Risky play can be implemented in many ways, all the while with appropriate adult support protecting children from serious harm. It can take place at home, in the playground, and even at preschool. Outdoor play provides ample opportunity for risky play - climbing, sliding and even hanging upside down from a height are all activities which can challenge children. Something as simple as jumping off a wall will make them aware of balance and height, teaching them to make their own judgment calls.
More and more preschools are emerging in which an emphasis is placed on outdoor play, regardless of the weather, as children are afforded the opportunity to explore and move freely without the confines and closed security of indoors.
"Children are excited, engaged and educated by the stuff of the earth - plants, trees, water, stones, sticks and soil," says Carol. "Their interaction with and manipulation of these free materials builds both their bodies and their brains. We are seeing a growth in the number of early-years services that offer outdoor play provision. There is also an improvement in the quality of outdoor experiences being offered to children in mainstream early-years settings."
Irene Teeling founded Natural Start, an outdoor preschool in North County Dublin, after she decided that her previous traditional preschool was not meeting the children's needs - mainly their need for free movement. Recognising the importance of an outside environment, Irene also values the concept of risky play.
"We have mounds where children can run up and down, we have large rockery areas where they balance on rocks, we build dens and use tools to build them," says Irene. "The children deeply desire to be important, to be a valued member of the group, to play a part in something bigger than them, like building a fort, making a bird house. They want to be useful, they want to be noticed by others so they love to hand me the tool I need, and if it's a part they can do, then I demonstrate and give them a turn. In the outdoor school, I find children much calmer and there are less arguments over toys."
The children in Irene's preschool spend most of their time outdoors - a little rain just means they have to wear rain gear. Only when conditions are very windy or extreme do they come inside the classroom. Open since 2015, Irene's preschool is already much in demand, as parents too are learning the value of the great outdoors.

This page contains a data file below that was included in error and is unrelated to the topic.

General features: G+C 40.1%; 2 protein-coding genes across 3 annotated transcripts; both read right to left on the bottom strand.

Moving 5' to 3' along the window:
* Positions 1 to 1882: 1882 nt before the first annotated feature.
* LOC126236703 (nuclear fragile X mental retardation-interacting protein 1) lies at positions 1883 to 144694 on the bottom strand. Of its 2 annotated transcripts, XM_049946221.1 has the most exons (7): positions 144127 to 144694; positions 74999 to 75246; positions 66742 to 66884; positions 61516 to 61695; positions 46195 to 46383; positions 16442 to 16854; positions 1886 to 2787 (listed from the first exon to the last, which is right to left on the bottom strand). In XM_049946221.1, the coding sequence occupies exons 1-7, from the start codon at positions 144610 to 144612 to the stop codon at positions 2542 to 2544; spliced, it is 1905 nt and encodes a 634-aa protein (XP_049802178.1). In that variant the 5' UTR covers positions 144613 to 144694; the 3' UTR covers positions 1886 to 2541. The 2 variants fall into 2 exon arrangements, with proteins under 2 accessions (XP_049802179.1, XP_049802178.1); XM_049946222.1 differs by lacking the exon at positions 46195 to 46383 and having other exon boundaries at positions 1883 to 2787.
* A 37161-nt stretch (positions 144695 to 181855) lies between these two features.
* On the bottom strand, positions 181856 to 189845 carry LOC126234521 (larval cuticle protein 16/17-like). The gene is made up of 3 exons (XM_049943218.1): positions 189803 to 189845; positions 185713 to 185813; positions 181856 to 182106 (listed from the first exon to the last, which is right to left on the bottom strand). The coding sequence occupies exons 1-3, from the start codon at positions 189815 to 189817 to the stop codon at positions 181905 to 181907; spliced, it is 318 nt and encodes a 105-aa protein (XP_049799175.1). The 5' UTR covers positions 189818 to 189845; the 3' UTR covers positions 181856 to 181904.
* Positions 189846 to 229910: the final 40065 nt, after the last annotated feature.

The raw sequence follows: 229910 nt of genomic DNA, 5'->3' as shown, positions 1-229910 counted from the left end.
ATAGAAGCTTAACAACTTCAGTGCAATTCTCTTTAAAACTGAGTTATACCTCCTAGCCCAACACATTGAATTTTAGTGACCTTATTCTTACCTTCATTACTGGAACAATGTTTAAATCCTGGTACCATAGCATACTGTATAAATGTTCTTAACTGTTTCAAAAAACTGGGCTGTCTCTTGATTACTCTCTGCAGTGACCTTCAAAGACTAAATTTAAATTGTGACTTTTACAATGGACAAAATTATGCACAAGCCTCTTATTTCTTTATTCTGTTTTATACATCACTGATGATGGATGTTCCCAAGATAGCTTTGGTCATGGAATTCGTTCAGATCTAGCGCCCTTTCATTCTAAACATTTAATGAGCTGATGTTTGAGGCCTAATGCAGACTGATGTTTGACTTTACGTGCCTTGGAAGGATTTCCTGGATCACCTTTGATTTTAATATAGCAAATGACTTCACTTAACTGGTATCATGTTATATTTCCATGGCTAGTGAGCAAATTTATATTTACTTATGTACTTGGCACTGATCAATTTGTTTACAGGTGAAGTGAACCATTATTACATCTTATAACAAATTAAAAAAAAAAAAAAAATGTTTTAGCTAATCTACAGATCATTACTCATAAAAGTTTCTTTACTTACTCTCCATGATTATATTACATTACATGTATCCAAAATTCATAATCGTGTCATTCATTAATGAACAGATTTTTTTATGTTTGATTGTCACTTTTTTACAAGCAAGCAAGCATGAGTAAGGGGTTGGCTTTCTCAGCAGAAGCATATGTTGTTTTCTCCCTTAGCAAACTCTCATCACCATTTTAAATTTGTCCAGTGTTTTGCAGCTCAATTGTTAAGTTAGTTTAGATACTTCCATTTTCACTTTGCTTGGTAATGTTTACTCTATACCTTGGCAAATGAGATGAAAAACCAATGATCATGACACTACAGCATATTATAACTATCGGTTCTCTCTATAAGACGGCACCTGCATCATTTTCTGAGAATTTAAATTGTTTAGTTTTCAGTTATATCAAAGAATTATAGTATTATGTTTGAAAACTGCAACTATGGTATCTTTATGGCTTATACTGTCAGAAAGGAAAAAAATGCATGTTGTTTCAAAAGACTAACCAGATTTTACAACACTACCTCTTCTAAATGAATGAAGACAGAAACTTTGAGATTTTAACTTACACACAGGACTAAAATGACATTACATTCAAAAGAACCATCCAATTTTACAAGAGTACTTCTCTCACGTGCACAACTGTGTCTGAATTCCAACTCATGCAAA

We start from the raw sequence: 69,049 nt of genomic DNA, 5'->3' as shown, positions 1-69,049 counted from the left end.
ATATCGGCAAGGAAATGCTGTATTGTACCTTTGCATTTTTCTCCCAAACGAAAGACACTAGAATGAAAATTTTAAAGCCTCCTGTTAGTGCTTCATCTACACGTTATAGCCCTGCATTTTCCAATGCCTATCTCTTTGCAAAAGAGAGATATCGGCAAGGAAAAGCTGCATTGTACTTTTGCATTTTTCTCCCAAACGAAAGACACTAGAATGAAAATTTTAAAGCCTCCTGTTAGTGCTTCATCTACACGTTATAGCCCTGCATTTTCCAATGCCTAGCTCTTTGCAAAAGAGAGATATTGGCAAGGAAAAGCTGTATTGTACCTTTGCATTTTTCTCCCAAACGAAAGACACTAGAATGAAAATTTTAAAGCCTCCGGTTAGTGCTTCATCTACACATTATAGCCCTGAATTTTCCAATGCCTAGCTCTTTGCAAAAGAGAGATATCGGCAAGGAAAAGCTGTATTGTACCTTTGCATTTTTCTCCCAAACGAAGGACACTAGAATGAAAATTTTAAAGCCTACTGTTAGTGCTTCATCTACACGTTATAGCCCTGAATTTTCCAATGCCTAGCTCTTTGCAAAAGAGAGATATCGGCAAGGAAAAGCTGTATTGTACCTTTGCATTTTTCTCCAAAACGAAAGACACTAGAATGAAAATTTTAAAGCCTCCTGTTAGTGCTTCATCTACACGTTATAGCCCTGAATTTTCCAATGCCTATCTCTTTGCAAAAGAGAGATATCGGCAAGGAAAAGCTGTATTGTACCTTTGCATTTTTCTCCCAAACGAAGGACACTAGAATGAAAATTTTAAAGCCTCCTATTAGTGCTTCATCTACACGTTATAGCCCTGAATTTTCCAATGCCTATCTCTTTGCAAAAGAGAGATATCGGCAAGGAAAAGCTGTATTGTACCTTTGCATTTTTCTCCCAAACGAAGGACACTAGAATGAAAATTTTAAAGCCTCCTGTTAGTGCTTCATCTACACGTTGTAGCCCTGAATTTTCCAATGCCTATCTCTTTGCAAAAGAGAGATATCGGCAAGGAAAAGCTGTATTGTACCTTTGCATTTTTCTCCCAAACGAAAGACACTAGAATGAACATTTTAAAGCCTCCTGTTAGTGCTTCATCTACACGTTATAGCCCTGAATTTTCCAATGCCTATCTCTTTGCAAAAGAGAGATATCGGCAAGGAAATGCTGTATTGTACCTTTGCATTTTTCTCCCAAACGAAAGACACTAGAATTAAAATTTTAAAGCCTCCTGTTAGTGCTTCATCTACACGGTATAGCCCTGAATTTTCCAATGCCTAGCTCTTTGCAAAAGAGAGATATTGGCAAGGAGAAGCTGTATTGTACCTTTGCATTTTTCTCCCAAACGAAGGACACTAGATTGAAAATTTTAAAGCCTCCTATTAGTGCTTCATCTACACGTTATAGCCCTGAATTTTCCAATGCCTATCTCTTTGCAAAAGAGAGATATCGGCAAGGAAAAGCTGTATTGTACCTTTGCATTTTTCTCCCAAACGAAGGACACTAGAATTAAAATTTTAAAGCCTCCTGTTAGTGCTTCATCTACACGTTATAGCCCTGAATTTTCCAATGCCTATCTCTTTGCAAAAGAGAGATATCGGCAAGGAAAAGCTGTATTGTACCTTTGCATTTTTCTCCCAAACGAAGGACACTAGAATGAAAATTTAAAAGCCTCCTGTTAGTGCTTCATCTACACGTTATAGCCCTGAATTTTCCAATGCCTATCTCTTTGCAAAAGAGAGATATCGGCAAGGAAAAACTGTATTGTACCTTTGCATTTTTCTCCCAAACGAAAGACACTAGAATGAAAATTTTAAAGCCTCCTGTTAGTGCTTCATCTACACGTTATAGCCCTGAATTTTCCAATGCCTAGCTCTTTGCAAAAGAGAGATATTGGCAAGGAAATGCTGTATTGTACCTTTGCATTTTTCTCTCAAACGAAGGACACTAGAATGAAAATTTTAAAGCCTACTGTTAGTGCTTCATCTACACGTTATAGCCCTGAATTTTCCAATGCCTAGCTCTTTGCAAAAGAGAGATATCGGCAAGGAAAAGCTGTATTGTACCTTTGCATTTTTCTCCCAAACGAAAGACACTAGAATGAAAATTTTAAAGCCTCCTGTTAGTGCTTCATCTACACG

As outdoor play offers more opportunity for rough and tumble, and subsequently accidents, the risks associated with this type of play are enough to scare some practitioners off. With falls and scrapes or even broken bones sometimes the outcome of explorative play, fear of being sued is one of the obstacles hampering widespread implementation in preschools. "While we are moving in the right direction, there are still many challenges to outdoor play in terms of values, attitudes, appropriate play spaces and fear of litigation," says Carol.
"In recent times, fear of danger and overprotection, combined with fear of litigation, has escalated. We have reached a point where many people automatically equate outdoor play with risk and danger, without considering what it is they are fearful of. Risks can be seen everywhere, not just in terms of falls and injuries, but also fears that children may get dirty, wet or pick up germs." For this Carol advises an easy adult solution - simply fit the children in appropriate clothing and get them to wash their hands afterwards, rather than complete avoidance of the experience altogether.
Risky play at home
"For parents at home, it's best to start small," says Carol Duffy. "Watch what your child can do and what they are striving to do, and help them in a way that suits their disposition."
1. "You wouldn't put a toddler into a tree, but tree-climbing skills can be developed from earlier interventions. Afford babies lots of play and movement that supports their balance, upper-body strength, and their understanding of their capabilities. This helps build a strong and capable body and mind for when the time comes that he/she wants to climb a tree," says Carol.
2. "With appropriate supervision and discussion, playing with both small and large amounts of water helps children to recognise both the wonder and the dangers of water as an engaging play material."
3. Younger children can also learn from exploring and messy play, such as digging in the garden and finding creepy crawlies.
4. Limit screen time - this will get them off their bums and seek out adventure. "A parent can encourage their child to try new and challenging activities by breaking the tasks down into bite-sized pieces, praising their efforts and instilling self-belief," says parent coach Trevor Higgins.